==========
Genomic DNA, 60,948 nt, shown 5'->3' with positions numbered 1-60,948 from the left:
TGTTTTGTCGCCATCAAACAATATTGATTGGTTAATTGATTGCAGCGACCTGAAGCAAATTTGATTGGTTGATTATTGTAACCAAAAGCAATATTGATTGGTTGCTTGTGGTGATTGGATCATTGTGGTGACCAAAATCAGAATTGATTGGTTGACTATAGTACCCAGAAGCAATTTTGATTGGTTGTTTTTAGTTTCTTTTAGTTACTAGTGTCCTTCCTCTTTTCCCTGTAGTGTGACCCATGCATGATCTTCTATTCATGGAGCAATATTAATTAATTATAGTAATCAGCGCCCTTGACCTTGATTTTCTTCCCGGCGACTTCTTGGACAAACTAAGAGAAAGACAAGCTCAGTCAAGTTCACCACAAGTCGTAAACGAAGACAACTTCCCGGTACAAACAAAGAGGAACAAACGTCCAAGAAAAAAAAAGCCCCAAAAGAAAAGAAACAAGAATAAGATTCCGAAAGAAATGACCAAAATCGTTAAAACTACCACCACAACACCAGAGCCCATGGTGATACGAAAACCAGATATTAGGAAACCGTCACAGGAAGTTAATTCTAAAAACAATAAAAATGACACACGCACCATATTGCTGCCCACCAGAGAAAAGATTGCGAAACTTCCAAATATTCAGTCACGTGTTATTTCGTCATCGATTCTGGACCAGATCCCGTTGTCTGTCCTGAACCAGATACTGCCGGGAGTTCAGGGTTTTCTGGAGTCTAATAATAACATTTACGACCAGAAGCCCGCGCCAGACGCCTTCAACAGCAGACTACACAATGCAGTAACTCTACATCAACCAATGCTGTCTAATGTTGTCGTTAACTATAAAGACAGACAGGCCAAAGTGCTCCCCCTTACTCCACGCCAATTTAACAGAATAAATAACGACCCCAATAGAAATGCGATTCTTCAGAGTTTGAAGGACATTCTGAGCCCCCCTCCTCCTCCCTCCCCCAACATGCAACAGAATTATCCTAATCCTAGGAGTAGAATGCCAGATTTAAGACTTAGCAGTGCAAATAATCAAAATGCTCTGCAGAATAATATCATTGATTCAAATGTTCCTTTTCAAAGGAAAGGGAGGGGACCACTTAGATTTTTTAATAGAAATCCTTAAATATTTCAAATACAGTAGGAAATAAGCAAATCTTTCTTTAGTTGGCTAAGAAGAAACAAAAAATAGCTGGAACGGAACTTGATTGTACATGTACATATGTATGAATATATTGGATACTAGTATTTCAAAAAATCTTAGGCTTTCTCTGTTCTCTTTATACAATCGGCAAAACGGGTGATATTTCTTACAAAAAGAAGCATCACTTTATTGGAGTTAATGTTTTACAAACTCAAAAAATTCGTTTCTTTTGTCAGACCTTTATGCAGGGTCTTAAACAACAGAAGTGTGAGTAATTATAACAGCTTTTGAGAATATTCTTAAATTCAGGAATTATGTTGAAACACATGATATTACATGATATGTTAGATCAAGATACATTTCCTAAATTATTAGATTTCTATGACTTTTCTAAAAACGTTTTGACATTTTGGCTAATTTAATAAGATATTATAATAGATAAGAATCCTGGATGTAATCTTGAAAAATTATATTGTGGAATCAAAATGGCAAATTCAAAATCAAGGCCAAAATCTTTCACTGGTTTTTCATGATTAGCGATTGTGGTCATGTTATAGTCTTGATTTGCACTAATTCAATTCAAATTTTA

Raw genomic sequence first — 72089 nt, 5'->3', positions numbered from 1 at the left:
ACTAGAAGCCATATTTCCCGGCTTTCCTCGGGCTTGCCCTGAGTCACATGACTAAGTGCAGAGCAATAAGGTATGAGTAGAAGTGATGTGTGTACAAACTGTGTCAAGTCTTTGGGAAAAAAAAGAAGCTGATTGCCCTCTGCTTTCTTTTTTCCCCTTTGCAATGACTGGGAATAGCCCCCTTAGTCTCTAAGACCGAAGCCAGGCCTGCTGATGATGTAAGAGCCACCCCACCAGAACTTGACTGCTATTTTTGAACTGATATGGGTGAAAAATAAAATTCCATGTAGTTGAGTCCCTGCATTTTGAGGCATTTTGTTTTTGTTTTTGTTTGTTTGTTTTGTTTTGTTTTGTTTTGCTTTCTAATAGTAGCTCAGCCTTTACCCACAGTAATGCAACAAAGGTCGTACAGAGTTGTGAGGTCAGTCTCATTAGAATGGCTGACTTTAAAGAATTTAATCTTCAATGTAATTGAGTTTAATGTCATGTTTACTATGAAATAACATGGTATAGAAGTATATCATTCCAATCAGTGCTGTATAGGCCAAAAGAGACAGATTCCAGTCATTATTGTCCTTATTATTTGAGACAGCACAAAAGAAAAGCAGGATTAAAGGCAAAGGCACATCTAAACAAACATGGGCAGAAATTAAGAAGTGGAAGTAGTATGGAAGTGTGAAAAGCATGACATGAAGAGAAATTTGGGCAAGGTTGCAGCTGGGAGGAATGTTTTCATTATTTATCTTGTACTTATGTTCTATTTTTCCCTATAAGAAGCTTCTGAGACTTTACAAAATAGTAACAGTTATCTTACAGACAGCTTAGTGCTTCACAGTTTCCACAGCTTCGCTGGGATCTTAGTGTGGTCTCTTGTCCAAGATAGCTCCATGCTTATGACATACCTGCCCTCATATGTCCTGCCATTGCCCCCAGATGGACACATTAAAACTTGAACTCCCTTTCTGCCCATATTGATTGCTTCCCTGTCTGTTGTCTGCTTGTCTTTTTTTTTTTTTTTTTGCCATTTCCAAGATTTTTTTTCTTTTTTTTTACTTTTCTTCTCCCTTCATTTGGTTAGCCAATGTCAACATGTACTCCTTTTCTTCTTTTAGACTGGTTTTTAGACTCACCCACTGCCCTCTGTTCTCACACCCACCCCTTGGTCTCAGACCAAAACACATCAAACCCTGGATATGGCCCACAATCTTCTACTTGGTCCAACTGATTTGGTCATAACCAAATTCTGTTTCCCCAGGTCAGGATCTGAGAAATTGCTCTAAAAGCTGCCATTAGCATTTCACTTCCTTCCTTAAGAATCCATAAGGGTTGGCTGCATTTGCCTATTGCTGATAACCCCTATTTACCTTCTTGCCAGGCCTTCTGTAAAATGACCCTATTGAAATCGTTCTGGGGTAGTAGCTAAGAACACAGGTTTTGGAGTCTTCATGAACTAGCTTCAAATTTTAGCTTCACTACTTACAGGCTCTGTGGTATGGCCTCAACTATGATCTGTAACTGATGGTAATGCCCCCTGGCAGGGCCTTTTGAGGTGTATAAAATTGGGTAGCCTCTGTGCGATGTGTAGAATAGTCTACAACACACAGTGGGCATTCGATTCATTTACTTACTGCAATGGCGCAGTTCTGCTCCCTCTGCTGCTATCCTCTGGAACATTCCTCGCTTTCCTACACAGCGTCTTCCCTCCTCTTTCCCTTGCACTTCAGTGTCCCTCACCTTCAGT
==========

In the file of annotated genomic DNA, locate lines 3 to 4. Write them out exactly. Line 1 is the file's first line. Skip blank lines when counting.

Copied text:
Raw genomic sequence first — 72089 nt, 5'->3', positions numbered from 1 at the left:
ACTAGAAGCCATATTTCCCGGCTTTCCTCGGGCTTGCCCTGAGTCACATGACTAAGTGCAGAGCAATAAGGTATGAGTAGAAGTGATGTGTGTACAAACTGTGTCAAGTCTTTGGGAAAAAAAAGAAGCTGATTGCCCTCTGCTTTCTTTTTTCCCCTTTGCAATGACTGGGAATAGCCCCCTTAGTCTCTAAGACCGAAGCCAGGCCTGCTGATGATGTAAGAGCCACCCCACCAGAACTTGACTGCTATTTTTGAACTGATATGGGTGAAAAATAAAATTCCATGTAGTTGAGTCCCTGCATTTTGAGGCATTTTGTTTTTGTTTTTGTTTGTTTGTTTTGTTTTGTTTTGTTTTGCTTTCTAATAGTAGCTCAGCCTTTACCCACAGTAATGCAACAAAGGTCGTACAGAGTTGTGAGGTCAGTCTCATTAGAATGGCTGACTTTAAAGAATTTAATCTTCAATGTAATTGAGTTTAATGTCATGTTTACTATGAAATAACATGGTATAGAAGTATATCATTCCAATCAGTGCTGTATAGGCCAAAAGAGACAGATTCCAGTCATTATTGTCCTTATTATTTGAGACAGCACAAAAGAAAAGCAGGATTAAAGGCAAAGGCACATCTAAACAAACATGGGCAGAAATTAAGAAGTGGAAGTAGTATGGAAGTGTGAAAAGCATGACATGAAGAGAAATTTGGGCAAGGTTGCAGCTGGGAGGAATGTTTTCATTATTTATCTTGTACTTATGTTCTATTTTTCCCTATAAGAAGCTTCTGAGACTTTACAAAATAGTAACAGTTATCTTACAGACAGCTTAGTGCTTCACAGTTTCCACAGCTTCGCTGGGATCTTAGTGTGGTCTCTTGTCCAAGATAGCTCCATGCTTATGACATACCTGCCCTCATATGTCCTGCCATTGCCCCCAGATGGACACATTAAAACTTGAACTCCCTTTCTGCCCATATTGATTGCTTCCCTGTCTGTTGTCTGCTTGTCTTTTTTTTTTTTTTTTTGCCATTTCCAAGATTTTTTTTCTTTTTTTTTACTTTTCTTCTCCCTTCATTTGGTTAGCCAATGTCAACATGTACTCCTTTTCTTCTTTTAGACTGGTTTTTAGACTCACCCACTGCCCTCTGTTCTCACACCCACCCCTTGGTCTCAGACCAAAACACATCAAACCCTGGATATGGCCCACAATCTTCTACTTGGTCCAACTGATTTGGTCATAACCAAATTCTGTTTCCCCAGGTCAGGATCTGAGAAATTGCTCTAAAAGCTGCCATTAGCATTTCACTTCCTTCCTTAAGAATCCATAAGGGTTGGCTGCATTTGCCTATTGCTGATAACCCCTATTTACCTTCTTGCCAGGCCTTCTGTAAAATGACCCTATTGAAATCGTTCTGGGGTAGTAGCTAAGAACACAGGTTTTGGAGTCTTCATGAACTAGCTTCAAATTTTAGCTTCACTACTTACAGGCTCTGTGGTATGGCCTCAACTATGATCTGTAACTGATGGTAATGCCCCCTGGCAGGGCCTTTTGAGGTGTATAAAATTGGGTAGCCTCTGTGCGATGTGTAGAATAGTCTACAACACACAGTGGGCATTCGATTCATTTACTTACTGCAATGGCGCAGTTCTGCTCCCTCTGCTGCTATCCTCTGGAACATTCCTCGCTTTCCTACACAGCGTCTTCCCTCCTCTTTCCCTTGCACTTCAGTGTCCCTCACCTTCAGT